BY RICHARD PITHOUSE
DURBAN, South Africa — Together with the bunnychow (see the glossary for a translation of South Africanisms), the spliff and the palm tree, life in Durban includes AmaZion trance dancing on traffic circles. So it's rather strange that many here still see trance as a musical genre that only visits their city via foreign DJs or on hugely expensive albums marked "import". Madala Kunene's gentle revolution is changing that.
Kunene is not the only musician working with ancient divination rhythms, but his guitar interpretations are flying high and far and his CDs are starting to appear in the music collections of people whose other listening interests centre around the Ninja Tune label, or Rage Against the Machine and even Koos Kombuis.
Hipper Durban audiences are waking up to Madala's deep soul and his albums are selling well in Jo'burg, Paris, London and Oslo. Madala says that he likes having a large number of white fans: "I'm happy that the white can learn".
And that makes sense. After all, past encounters between African trance and open and creative Western minds have been enormously fecund. The celebrated Dwaal Stories (1921) by the morphine-addicted writer Eugene Marais is a good example. It was inspired by Marais' meeting with a San shaman and is still hailed as the finest Afrikaans literature ever produced.
Like all soul adventurers, Kunene has made many journeys. He was born in Cato Manor in 1951 to a family of eminent educationists. But, despite their pleadings and beatings, he flatly refused to ever spend a day at school. After the family were evicted to KwaMashu, he found solace in music and, at the age of seven, started busking on Durban's beach front with a guitar made from an old cooking oil tin. He laughingly explained that "people threw money out of the flats. Sometimes money can hit you on the head!".
A life of dodging coins had its disadvantages, but instead of submitting to the beatings and attending school he formed a marabi band called the Amanikabheni. It featured himself on guitar (cooking oil tin), a friend on spring bass (tea chest, rope and stick) and another on drums (paint tins with tyre tubes for skins and the lids for cymbals).
In 1963, Kunene bought his first real guitar, which he used to imitate the Beatles and the Shadows at weddings. Three years later, he apprenticed himself to Phuthu, a top mbaqanga guitarist, and soon graduated to playing township halls. But there was still an inner restlessness. Kunene wanted to play "my own thing. What I create. Not imitate anybody." So he opened himself up to the voices that filled his dreams and allowed "the music inside me to come out". He calls this music "the Madala-line" and it requires six different tunings and a delicate plucking style. Although based on divination (trance) rhythms, it weaves elements from genres as diverse as maskanda and rock into the groove. The lyrics are made up of old poems, chants, nursery rhymes, lullabies and animal sounds.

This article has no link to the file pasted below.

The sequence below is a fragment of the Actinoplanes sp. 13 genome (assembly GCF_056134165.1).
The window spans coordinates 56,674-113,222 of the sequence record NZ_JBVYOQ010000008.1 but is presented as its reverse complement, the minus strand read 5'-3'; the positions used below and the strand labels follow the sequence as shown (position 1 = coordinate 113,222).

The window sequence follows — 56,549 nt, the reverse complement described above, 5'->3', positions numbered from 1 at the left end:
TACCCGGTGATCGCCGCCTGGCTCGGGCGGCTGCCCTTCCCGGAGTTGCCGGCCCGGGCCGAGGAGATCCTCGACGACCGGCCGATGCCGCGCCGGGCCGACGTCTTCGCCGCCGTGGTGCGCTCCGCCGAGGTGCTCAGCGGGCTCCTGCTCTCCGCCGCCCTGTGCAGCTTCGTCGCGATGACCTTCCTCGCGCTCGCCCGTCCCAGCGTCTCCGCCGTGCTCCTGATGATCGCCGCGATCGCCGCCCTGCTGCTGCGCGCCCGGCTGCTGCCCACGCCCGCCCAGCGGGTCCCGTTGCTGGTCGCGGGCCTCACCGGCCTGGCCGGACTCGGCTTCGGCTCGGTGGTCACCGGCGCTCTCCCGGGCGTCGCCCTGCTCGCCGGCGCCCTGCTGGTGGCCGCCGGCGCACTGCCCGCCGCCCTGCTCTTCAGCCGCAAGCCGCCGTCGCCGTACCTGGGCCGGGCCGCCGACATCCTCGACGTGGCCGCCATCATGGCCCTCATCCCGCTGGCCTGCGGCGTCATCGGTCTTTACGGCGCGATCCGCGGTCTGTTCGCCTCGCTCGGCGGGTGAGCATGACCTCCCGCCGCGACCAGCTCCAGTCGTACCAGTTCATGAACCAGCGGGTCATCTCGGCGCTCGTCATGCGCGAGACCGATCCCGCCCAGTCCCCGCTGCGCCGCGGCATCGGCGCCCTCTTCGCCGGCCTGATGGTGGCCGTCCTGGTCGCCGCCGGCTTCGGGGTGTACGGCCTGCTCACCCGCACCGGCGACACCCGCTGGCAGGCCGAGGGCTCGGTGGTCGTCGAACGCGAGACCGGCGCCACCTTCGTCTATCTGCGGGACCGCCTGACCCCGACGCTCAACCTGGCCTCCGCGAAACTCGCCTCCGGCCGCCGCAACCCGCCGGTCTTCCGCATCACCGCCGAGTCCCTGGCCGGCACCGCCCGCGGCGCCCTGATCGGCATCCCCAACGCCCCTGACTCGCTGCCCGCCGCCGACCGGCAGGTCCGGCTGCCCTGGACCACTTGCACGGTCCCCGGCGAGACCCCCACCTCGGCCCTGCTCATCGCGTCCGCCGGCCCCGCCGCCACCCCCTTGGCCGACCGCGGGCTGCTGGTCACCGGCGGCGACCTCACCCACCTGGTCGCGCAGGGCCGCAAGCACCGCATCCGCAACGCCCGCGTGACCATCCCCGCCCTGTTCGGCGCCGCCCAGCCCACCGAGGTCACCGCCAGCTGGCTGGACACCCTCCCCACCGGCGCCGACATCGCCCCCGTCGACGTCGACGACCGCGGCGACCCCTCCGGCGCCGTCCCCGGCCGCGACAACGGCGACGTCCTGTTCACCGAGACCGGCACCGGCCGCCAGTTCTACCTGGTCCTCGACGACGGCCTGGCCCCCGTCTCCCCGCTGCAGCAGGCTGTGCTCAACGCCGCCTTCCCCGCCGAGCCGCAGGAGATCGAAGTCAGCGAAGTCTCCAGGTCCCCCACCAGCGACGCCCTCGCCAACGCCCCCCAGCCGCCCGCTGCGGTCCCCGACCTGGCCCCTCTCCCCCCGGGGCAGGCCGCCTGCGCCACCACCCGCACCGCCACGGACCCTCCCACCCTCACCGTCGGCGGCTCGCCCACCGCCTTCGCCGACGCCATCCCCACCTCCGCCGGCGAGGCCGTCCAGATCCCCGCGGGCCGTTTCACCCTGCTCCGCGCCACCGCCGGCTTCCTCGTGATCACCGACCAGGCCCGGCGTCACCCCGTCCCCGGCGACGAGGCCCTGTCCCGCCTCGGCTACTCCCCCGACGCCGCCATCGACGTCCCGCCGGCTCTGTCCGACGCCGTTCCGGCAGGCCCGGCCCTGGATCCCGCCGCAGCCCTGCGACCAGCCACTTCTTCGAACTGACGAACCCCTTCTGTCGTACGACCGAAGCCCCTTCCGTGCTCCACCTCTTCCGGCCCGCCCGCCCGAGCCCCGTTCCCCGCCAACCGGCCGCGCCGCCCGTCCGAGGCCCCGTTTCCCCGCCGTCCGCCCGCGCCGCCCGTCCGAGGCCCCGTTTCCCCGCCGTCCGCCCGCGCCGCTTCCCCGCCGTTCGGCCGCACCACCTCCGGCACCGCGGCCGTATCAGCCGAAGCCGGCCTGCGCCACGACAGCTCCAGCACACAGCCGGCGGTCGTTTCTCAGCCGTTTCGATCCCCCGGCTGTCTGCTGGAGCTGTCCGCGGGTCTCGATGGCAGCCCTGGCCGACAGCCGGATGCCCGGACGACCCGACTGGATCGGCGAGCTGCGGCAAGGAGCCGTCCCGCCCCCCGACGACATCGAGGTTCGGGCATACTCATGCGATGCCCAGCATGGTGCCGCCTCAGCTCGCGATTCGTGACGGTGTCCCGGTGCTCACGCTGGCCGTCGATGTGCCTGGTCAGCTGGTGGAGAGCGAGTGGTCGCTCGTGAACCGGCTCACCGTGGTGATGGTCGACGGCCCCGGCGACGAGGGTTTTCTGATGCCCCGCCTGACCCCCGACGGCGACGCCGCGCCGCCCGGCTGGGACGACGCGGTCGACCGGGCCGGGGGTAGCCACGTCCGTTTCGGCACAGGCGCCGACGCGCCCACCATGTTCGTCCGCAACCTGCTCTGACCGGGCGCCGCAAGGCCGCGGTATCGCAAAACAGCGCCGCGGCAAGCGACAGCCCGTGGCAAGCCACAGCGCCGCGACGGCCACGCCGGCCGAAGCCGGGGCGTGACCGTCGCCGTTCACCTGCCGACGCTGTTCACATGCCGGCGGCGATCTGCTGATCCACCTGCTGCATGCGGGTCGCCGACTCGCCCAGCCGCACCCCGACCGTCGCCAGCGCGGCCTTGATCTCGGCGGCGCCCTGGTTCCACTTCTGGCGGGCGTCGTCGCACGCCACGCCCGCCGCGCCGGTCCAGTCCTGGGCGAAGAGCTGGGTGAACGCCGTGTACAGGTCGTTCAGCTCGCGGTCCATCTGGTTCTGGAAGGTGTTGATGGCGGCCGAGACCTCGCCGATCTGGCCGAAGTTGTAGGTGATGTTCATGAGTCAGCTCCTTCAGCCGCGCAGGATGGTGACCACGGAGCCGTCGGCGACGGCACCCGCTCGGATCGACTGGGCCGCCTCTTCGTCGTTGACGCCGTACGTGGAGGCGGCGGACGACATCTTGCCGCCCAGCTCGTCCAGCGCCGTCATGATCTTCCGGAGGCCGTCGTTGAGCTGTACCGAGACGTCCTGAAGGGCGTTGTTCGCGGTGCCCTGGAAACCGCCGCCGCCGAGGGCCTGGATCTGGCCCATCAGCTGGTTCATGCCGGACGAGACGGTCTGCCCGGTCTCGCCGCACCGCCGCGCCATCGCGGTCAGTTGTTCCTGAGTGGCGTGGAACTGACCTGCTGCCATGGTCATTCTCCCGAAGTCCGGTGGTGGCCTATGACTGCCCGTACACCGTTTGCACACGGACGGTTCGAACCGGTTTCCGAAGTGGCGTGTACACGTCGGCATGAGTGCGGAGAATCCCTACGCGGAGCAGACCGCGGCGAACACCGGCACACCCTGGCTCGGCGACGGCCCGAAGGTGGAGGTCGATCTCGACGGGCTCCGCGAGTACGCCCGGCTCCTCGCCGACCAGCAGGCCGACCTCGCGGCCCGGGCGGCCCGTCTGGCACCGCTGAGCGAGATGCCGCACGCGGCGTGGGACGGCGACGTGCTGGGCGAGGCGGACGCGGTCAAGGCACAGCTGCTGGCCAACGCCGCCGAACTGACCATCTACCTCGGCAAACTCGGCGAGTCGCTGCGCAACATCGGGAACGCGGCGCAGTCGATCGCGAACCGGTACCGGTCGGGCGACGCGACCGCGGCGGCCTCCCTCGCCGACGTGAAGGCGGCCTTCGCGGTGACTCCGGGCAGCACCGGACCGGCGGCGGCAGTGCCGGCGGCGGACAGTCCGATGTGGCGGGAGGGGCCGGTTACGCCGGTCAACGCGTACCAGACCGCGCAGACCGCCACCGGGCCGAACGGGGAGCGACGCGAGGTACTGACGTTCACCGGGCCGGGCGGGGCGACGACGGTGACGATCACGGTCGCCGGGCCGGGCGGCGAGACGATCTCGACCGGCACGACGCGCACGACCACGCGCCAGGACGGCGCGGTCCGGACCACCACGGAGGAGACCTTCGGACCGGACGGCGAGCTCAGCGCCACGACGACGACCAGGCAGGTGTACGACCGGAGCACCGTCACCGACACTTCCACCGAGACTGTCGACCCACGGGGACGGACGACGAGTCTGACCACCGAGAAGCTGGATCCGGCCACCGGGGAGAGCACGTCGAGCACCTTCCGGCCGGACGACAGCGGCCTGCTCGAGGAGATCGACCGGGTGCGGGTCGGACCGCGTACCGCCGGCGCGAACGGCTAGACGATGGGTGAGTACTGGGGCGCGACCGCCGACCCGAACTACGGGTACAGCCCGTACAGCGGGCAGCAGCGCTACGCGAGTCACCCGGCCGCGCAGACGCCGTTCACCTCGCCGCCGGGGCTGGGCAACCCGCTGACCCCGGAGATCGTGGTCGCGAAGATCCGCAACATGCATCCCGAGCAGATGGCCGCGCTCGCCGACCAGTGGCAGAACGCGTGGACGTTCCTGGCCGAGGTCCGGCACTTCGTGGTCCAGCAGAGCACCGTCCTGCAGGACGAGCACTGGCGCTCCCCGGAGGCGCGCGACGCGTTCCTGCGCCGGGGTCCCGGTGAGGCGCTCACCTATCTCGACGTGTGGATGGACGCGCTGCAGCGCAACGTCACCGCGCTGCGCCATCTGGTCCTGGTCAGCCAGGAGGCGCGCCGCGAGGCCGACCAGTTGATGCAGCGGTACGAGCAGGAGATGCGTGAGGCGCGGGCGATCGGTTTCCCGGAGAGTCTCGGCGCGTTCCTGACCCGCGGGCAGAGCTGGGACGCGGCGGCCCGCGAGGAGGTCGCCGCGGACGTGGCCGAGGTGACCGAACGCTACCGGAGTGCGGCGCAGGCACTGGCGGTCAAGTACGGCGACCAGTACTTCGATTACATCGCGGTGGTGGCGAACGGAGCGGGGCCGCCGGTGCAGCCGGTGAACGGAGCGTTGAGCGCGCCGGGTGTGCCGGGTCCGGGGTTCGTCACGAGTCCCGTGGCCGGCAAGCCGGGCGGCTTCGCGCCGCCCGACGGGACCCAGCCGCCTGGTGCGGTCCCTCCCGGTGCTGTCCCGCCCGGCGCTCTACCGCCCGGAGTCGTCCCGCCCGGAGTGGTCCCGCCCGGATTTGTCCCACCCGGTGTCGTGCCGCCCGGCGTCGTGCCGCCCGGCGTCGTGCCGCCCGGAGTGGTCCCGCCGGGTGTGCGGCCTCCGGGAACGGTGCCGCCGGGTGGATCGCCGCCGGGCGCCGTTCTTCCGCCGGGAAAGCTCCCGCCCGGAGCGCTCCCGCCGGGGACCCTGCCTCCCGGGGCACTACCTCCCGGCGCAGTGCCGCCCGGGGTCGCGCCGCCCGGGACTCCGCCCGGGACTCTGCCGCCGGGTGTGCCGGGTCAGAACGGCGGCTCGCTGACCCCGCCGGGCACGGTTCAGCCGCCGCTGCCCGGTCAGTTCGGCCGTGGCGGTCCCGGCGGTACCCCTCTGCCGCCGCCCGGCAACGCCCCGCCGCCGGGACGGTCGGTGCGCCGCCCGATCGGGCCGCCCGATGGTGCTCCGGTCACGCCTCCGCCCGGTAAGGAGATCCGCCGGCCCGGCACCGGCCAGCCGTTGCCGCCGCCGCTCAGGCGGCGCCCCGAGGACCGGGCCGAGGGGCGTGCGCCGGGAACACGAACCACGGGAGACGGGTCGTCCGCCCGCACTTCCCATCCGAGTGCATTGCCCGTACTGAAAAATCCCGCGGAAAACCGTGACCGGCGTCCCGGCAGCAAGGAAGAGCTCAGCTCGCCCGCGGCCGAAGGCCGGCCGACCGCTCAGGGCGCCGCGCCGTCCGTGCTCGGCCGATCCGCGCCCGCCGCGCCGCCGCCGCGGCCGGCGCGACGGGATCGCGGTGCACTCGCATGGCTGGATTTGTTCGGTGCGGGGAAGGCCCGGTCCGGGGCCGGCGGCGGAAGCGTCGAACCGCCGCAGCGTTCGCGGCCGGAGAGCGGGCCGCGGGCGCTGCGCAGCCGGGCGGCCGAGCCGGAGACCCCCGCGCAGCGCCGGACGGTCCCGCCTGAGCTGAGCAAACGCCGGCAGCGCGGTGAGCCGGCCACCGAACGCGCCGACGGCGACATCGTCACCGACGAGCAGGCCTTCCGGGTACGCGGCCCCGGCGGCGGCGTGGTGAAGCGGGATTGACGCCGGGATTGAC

It's not music which can be reduced to words or symbols. As Madala explains: "When I am playing, my brain is not there. Each time I go to a place I've never been before." Since each dream-time journey (dwaal) is different, every performance becomes a separate event with a particular character.
An especially brilliant performance has been captured on his live solo album King of Zulu Guitar Vol 1. This remarkable album was recorded in one take, outside his home, on a portable DAT recording machine. It is so live that you can even hear the dogs barking in the background. Those who know it treasure it, and Kunene admits that it's his favourite. But if his next album, Kon'ko Man, (on the MELT 2000 label) is second best, it is a close-run thing. It features artists of the stature of Pops Mohamed, Busi Mhlongo, Mabi Thobejane and Brazilian legend Airto Moreira and their magic supports and at times extends Kunene's vision.
Kunene has also just released a collaborative album with Swiss guitar legend Max Lasser. It's called Madamax and is largely based on the bluesy sounds familiar to the discerning urban ear. But it weaves enough African soul into the melange to create some real magic within that generally accessible sound. Many people are drawing comparisons between this album and Ry Cooder's celebrated collaboration with Malian star Ali Farka Toure on Talking Timbuktu.
Although Kunene makes the routine musician's complaints (radio doesn't go for the "deep stuff"; most promoters are "only interested in money"; "there's a minister for soccer but not music"), there's nothing routine about his art. So fuck the McWorld and the kak it sells as soul. Madala Kunene's alchemy is the real thing. Just do it. Open yourself to this natural mystic and his dwaal jol.
Glossary of South Africanisms: AmaZion — followers of the Zionist Church, a religion that is a synthesis of traditional African religion and Christianity; bunnychow — a half-loaf of bread with the inside removed and filled with curry; dwaal — to be confused or to take a journey with no fixed destination; jol — party, trip, scene; kak — shit; Koos Kombuis — a progressive Afrikaans-language folk singer; marabi — a jazz-based popular music that was fashionable in the '50s; Spokes Mashiyane — a popular exponent of marabi; mbaqanga — a form of urban dance music popular in '70s and '80s made internationally popular by Mahlatini and the Mahotella Queens; maskanda — a hugely popular form of Zulu folk music made famous by Johnny Clegg, Noise Kanyhile and Busi Mhlongo; San — a hunter-gatherer people indigenous to South Africa, also known by the derogatory name of Bushmen.
[Richard Pithouse teaches philosophy at the Workers' College and the University of Durban-Westville, KwaZulu-Natal, South Africa. He writes on politics, media and music for South African radio stations, newspapers and magazines, as well as underground Durban publications like Durban Poison and Bunnychow.]